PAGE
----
Category Archives: Is your wife interested in photography?

Advances in the Photography Front

I’ve yet to become a huge fan of post processing.  In a way, it seems like cheating, but mostly it’s just because I loose interest in such things after a photo has been taken.  But I’m trying to do better.  We recently purchased an iMac, and with it comes iPhoto.  I love this program, and it has finally helped me take an interest in photo editing.  With a single click of the “Enhance” button, a good photo can become great.  I also enjoy the shutter correction features and filters.  Some day soon, I’ll probably purchase some full-blown processing software such as Photoshop Elements, which seems the obvious choice.  Pixelmator looks like a pretty solid option as well.

Here are some of the photos from our Christmas trip to Tahoe, thanks to iPhoto:




Tara’s parents were nice enough to give me an external flash for Christmas.  Now I can accomplish that nice ceiling bounce without doing tricks like this.







An anniversary trip to Wine Country

Back in August, Tara and I celebrated our 2nd anniversary.  Since we did not have any thawed wedding cake this year, we decided to take a mini vacation. Last fall we had the idea to go on a weekend trip to Grand Junction, CO for wine tasting.  A year later, that idea came to fruition.

We waited until mid-September so it wouldn’t be too hot and the fruit would be peaking.  At 3:30 Saturday morning, we boarded an eastbound Amtrak train with our bikes stowed in boxes and everything we needed for the weekend in our backpacks.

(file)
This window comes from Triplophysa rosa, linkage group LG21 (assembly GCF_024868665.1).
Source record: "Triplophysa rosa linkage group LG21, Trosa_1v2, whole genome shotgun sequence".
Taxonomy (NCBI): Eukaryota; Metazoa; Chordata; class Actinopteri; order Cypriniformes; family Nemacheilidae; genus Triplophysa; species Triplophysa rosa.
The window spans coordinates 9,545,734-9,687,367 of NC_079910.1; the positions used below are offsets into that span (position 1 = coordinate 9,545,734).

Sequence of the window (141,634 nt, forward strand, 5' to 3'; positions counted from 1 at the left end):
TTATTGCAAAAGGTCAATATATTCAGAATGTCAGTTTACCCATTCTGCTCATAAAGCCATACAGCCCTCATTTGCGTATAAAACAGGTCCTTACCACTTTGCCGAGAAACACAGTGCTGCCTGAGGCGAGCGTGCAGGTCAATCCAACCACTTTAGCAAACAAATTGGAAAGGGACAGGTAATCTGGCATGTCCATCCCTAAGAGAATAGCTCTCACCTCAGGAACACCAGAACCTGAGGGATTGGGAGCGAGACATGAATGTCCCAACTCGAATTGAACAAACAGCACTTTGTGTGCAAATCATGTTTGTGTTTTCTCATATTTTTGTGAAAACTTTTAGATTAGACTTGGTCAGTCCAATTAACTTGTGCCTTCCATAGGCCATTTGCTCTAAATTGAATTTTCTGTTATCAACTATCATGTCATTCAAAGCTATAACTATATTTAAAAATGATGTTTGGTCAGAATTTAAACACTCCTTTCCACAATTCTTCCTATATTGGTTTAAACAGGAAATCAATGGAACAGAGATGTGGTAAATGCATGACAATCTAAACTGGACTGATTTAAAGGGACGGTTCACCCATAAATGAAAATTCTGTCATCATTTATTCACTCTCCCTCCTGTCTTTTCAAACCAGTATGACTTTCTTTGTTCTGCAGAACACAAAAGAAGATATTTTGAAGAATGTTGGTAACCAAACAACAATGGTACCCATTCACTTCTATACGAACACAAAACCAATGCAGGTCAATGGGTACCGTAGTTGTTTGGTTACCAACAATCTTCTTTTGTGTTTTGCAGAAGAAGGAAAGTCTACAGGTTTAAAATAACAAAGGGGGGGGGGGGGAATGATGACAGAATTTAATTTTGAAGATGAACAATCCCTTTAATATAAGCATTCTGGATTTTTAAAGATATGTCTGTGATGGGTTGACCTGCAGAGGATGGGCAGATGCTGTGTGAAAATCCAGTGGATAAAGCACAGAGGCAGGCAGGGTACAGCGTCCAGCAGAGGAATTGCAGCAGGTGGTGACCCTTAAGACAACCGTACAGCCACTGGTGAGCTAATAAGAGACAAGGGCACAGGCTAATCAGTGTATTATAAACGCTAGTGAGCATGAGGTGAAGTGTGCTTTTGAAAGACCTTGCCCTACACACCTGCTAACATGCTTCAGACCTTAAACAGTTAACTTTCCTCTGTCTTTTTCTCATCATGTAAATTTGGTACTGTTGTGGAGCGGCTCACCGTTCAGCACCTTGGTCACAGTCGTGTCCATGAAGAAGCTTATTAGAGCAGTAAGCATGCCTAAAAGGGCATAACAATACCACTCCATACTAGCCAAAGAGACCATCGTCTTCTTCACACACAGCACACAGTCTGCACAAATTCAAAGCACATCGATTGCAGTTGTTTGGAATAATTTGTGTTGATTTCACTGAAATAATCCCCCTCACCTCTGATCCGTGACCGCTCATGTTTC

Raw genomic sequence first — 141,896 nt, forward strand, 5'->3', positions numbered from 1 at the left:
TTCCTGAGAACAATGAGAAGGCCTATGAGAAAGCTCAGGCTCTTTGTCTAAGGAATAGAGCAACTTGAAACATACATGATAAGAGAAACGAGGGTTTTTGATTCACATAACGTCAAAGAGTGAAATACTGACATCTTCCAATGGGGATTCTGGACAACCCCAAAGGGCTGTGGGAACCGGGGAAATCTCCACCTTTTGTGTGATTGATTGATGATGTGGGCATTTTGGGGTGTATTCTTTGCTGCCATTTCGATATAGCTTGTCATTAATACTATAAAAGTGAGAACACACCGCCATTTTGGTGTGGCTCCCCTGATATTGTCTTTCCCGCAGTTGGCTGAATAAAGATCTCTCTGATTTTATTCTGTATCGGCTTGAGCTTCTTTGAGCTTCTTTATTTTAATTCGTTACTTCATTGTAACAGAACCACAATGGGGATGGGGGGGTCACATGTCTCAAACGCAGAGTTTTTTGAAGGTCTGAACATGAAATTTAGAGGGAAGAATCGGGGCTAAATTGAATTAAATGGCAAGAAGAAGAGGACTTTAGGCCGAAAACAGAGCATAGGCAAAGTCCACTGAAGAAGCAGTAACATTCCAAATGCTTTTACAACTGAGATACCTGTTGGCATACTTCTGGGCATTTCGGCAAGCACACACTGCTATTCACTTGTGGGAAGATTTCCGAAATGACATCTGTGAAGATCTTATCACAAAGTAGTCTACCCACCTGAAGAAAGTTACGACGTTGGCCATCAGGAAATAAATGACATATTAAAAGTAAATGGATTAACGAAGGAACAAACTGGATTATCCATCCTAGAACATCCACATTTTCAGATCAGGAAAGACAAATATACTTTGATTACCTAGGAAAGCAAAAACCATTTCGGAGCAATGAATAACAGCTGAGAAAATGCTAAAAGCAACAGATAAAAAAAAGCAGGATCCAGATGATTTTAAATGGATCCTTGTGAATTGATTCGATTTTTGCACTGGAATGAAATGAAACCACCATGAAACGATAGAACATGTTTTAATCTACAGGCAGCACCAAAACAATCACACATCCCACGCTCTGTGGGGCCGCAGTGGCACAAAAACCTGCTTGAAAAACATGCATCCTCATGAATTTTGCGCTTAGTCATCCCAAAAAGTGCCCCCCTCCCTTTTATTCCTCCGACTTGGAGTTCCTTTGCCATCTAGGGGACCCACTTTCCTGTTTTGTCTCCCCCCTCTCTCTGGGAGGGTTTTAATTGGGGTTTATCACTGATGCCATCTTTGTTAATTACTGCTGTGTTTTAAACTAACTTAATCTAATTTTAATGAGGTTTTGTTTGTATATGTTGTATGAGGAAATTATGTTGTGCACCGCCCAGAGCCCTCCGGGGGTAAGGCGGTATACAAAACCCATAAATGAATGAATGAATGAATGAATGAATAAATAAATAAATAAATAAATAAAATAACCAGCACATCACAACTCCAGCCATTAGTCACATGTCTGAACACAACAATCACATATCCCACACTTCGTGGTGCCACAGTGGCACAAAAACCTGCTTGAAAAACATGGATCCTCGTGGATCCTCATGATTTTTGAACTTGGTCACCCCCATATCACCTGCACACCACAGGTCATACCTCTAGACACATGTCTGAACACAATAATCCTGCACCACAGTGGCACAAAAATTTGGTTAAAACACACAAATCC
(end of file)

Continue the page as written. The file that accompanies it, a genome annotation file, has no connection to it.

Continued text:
After a somewhat fitful sleep, we awoke to sunlight streaming through the train windows and enjoyed breakfast in the dining car before arriving in GJ at 10:30.  We unpacked the bikes, shouldered our packs, and started pedaling towards wine country.


Tara at the train station


The tour we embarked on that day was admittedly a little more than we had intended, but was worth every hard-earned mile.  In the end, we rode about 27 miles before rolling into the Bed & Breakfast.  All I can say is, our asses were sore.




We stopped at 4 wineries in total, each offering free tastings.  Consequently, each stop increased the weight of our packs—we’ve been needing to stock up on wine for a while.  Rolling up on our bikes with our packs was quite the conversation starter.  The response is almost always: “We should look into riding the train”.  It feels good to promote Amtrak because it is so awesome!




In the late afternoon, after a wild ride down from atop the bluffs, across the river, and into Palisade, we stopped for a break in the riverside park.  We spread a blanket out in the shade of the tall cottonwoods and lay on it eating peaches and honey sticks.  It’s fun to play vagabond every once and a while.




After 6 more miles and 1 final tasting, we arrived at the B&B.  The host couple was super nice and suggested a Mexican restaurant which we walked to—a welcome change in transportation.  Dinner was good, but the best part was the full-strength margaritas.  You can’t get them like that in Utah.